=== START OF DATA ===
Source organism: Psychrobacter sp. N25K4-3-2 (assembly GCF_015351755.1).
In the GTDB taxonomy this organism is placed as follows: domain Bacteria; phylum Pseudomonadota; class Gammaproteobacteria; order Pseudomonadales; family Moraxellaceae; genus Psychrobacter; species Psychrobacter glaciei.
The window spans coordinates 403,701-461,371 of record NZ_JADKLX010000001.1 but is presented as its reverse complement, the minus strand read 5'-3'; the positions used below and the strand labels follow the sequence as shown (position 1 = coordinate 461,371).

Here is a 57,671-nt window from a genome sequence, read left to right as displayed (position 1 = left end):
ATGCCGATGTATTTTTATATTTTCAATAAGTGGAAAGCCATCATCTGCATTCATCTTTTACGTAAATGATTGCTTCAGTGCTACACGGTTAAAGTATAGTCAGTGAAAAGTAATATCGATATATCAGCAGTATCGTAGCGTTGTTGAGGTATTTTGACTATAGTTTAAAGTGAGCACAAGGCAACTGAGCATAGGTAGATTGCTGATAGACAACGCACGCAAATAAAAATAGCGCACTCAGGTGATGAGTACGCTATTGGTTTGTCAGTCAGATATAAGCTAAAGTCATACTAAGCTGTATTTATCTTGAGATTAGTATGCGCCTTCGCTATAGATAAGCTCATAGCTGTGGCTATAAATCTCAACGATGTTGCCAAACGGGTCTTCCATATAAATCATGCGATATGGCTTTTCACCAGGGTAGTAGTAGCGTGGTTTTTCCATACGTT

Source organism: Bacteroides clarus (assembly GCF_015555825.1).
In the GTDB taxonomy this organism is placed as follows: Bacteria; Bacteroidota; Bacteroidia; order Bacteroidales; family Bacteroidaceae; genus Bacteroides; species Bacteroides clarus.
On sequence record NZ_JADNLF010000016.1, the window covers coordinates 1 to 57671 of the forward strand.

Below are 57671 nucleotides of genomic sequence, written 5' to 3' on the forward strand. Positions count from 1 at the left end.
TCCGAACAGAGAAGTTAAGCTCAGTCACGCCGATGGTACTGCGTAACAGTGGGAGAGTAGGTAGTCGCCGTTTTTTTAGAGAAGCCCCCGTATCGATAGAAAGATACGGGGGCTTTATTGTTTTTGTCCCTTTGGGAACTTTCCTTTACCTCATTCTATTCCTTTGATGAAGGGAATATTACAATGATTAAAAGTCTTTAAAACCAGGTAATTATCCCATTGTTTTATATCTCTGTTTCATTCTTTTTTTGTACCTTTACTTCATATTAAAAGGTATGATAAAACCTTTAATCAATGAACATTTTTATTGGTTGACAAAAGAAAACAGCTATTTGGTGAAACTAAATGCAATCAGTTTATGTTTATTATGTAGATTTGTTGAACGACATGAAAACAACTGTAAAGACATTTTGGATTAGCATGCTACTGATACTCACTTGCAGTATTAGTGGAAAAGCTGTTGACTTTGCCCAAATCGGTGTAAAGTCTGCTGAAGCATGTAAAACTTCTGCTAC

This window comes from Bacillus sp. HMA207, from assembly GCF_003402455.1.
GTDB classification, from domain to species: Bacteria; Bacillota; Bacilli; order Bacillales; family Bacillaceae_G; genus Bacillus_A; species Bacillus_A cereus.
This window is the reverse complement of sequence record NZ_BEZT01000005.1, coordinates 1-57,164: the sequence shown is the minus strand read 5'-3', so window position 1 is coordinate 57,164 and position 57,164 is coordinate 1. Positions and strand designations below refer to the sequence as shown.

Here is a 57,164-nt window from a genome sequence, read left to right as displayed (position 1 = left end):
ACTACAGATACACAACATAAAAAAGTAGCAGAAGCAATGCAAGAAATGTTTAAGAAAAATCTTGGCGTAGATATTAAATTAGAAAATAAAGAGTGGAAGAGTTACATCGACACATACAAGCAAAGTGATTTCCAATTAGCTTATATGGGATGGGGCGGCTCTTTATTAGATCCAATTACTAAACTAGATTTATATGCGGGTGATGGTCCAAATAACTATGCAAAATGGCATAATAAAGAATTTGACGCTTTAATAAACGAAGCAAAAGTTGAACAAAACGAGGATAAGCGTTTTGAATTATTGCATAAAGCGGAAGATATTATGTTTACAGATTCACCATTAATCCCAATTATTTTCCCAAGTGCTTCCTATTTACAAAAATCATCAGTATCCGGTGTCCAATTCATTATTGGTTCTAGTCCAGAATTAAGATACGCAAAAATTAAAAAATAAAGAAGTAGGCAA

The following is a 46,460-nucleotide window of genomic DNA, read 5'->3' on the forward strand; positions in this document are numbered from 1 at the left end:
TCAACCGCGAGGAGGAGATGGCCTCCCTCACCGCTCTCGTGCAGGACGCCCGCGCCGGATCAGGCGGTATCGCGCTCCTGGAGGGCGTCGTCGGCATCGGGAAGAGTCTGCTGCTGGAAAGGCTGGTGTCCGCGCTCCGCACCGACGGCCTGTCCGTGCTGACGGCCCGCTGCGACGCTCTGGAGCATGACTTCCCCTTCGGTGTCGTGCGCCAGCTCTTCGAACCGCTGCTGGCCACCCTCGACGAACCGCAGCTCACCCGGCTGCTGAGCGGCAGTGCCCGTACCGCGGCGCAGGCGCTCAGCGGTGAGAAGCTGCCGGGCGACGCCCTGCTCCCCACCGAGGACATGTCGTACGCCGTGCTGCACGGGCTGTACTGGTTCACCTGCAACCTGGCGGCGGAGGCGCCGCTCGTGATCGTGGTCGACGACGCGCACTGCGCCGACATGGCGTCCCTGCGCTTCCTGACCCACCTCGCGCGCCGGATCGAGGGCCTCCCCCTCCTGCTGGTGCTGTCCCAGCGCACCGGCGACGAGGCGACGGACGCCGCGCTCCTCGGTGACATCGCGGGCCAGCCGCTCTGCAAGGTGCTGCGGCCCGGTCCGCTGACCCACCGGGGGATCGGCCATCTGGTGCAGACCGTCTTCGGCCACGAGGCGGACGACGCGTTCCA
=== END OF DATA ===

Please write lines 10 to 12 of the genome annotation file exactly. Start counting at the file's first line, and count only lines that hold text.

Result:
TCCGAACAGAGAAGTTAAGCTCAGTCACGCCGATGGTACTGCGTAACAGTGGGAGAGTAGGTAGTCGCCGTTTTTTTAGAGAAGCCCCCGTATCGATAGAAAGATACGGGGGCTTTATTGTTTTTGTCCCTTTGGGAACTTTCCTTTACCTCATTCTATTCCTTTGATGAAGGGAATATTACAATGATTAAAAGTCTTTAAAACCAGGTAATTATCCCATTGTTTTATATCTCTGTTTCATTCTTTTTTTGTACCTTTACTTCATATTAAAAGGTATGATAAAACCTTTAATCAATGAACATTTTTATTGGTTGACAAAAGAAAACAGCTATTTGGTGAAACTAAATGCAATCAGTTTATGTTTATTATGTAGATTTGTTGAACGACATGAAAACAACTGTAAAGACATTTTGGATTAGCATGCTACTGATACTCACTTGCAGTATTAGTGGAAAAGCTGTTGACTTTGCCCAAATCGGTGTAAAGTCTGCTGAAGCATGTAAAACTTCTGCTAC

This window comes from Bacillus sp. HMA207, from assembly GCF_003402455.1.
GTDB classification, from domain to species: Bacteria; Bacillota; Bacilli; order Bacillales; family Bacillaceae_G; genus Bacillus_A; species Bacillus_A cereus.